The most is known about Odin, the king of the gods, who was depicted as an old, one-eyed man and a great magician who advises and assists his favorite warriors. He was responsible for defending the world during the final battle of Ragnarok and was entrusted to bring the best warriors to his hall of the dead called Valhalla. Thor was Odin’s son and was the fighting god of thunder and rain. He was also a god of fertility and war but did not advise human warriors as Odin did. Loki was a trickster god who caused problems for Odin and Thor and led the opposing army against them at Ragnarok.In The Prose Edda, Snorri describes Ragnarok as a series of battles and natural disasters which led to the final battle culminating in the deaths of Odin, Thor, and Loki.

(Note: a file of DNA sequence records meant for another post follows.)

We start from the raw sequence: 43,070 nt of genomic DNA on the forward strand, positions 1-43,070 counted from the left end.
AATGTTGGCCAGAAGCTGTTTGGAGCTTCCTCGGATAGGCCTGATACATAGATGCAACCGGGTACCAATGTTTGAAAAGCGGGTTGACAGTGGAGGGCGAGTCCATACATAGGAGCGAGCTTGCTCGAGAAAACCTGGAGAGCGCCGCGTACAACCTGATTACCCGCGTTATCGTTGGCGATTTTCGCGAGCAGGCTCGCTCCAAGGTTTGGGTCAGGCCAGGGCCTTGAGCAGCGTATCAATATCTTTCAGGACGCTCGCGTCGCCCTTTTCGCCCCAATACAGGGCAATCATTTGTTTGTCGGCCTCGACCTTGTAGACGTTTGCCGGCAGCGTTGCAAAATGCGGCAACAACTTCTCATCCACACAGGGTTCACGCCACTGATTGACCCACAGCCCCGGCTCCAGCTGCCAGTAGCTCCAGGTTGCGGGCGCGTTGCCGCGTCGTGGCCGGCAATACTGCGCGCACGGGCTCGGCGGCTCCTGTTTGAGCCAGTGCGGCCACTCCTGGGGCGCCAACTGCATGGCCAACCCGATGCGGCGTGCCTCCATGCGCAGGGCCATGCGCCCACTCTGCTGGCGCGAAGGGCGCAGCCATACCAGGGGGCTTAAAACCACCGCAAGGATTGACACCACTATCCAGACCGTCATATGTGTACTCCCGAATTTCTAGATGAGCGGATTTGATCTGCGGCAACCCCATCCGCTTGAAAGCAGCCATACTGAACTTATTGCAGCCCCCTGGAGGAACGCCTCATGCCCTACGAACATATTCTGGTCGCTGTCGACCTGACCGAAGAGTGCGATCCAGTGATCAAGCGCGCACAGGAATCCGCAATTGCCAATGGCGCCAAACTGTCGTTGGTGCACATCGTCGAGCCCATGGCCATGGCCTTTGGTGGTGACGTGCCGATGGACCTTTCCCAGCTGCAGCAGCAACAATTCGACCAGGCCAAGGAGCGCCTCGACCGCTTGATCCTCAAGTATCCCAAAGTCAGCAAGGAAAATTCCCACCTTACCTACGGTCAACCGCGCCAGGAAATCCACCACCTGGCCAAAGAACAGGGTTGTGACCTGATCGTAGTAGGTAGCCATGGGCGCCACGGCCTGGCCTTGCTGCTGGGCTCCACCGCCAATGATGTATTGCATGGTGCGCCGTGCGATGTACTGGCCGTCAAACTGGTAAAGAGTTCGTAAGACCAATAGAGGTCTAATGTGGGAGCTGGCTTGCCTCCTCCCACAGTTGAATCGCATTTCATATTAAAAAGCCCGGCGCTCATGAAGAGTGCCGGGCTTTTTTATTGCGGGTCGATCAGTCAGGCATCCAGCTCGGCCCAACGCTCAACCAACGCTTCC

Odin from Manual of Mythology courtesy of Wikimedia Commons

The Vanir were the more traditional fertility gods who represented abundance and sexuality. Njord was the father of Frey and Freyja who were twin brother and sister. Viking women worshipped Freyja as a goddess of love, fertility, pleasure, and household prosperity. While Njord was known as the god of abundance and well being, Frey was associated with pleasure and the bounty of the earth.Although other gods and goddesses were mentioned in Viking mythology no evidence has been found of their role in religious practices. These other deities may have had a larger role in the original oral mythology, but their stories were probably lost before the medieval era when the myths were first written down.